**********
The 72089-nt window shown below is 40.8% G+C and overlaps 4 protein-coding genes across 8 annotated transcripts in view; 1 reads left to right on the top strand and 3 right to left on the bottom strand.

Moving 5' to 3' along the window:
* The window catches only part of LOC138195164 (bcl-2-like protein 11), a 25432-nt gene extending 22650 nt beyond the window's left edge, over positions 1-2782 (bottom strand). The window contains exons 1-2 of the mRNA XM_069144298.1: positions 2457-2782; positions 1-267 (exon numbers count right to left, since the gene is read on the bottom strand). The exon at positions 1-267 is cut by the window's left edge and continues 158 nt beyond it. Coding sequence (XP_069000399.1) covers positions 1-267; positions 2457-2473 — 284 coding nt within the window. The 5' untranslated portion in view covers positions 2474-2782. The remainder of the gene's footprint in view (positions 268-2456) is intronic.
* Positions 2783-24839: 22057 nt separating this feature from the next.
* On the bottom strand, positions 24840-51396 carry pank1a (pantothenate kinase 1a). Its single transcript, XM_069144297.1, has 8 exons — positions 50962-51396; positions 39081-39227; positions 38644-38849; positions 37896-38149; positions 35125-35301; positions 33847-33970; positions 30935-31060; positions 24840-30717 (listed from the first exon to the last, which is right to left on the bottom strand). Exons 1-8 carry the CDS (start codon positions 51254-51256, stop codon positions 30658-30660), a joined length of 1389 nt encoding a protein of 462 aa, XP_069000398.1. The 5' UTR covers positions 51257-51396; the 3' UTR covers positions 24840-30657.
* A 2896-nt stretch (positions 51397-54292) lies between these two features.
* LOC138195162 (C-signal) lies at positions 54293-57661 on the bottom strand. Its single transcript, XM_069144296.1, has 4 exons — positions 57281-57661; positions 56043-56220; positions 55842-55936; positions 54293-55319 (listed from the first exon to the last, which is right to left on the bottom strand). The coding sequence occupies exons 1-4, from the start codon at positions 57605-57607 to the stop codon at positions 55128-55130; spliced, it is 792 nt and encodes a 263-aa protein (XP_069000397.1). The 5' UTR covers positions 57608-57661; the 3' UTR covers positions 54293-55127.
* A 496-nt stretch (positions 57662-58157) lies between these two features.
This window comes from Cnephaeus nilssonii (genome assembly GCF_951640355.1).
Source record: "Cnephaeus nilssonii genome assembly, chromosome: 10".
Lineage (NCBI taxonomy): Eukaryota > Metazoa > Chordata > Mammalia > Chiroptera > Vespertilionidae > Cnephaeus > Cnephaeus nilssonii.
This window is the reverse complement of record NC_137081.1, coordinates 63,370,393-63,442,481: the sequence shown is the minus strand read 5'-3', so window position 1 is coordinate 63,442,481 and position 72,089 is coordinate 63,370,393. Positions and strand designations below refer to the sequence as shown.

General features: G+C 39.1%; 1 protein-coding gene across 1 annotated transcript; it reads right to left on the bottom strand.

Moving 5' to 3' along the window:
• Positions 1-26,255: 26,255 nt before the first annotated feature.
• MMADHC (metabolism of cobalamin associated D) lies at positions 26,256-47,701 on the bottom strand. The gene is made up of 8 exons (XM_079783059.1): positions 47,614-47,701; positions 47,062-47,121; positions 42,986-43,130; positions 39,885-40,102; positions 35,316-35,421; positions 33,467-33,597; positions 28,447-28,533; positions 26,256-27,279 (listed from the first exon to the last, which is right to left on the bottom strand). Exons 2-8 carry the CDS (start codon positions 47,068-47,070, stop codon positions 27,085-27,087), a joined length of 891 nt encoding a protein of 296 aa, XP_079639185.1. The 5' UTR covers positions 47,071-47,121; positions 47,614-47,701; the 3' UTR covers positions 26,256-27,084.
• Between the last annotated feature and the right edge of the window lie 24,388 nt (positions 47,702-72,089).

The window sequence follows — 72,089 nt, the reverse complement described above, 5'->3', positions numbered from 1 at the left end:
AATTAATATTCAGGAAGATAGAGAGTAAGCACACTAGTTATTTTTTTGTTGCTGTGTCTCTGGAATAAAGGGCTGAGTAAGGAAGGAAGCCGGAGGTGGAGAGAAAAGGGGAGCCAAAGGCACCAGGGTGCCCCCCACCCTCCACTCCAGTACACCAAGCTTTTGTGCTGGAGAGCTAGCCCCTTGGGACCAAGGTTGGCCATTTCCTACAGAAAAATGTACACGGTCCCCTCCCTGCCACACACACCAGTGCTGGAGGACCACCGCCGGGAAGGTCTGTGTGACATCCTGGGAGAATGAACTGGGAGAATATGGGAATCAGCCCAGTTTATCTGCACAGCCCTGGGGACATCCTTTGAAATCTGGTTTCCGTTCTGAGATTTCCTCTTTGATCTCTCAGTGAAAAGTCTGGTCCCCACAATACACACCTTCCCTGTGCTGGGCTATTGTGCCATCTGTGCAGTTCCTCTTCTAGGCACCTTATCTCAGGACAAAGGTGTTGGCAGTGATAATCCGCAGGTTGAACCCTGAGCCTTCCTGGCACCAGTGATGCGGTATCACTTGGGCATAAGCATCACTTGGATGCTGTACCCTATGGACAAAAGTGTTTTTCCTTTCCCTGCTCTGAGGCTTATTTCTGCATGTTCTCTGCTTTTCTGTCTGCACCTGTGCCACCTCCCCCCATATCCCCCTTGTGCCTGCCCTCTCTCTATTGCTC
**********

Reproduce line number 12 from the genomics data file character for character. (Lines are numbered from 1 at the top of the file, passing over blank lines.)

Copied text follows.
This window is the reverse complement of record NC_137081.1, coordinates 63,370,393-63,442,481: the sequence shown is the minus strand read 5'-3', so window position 1 is coordinate 63,442,481 and position 72,089 is coordinate 63,370,393. Positions and strand designations below refer to the sequence as shown.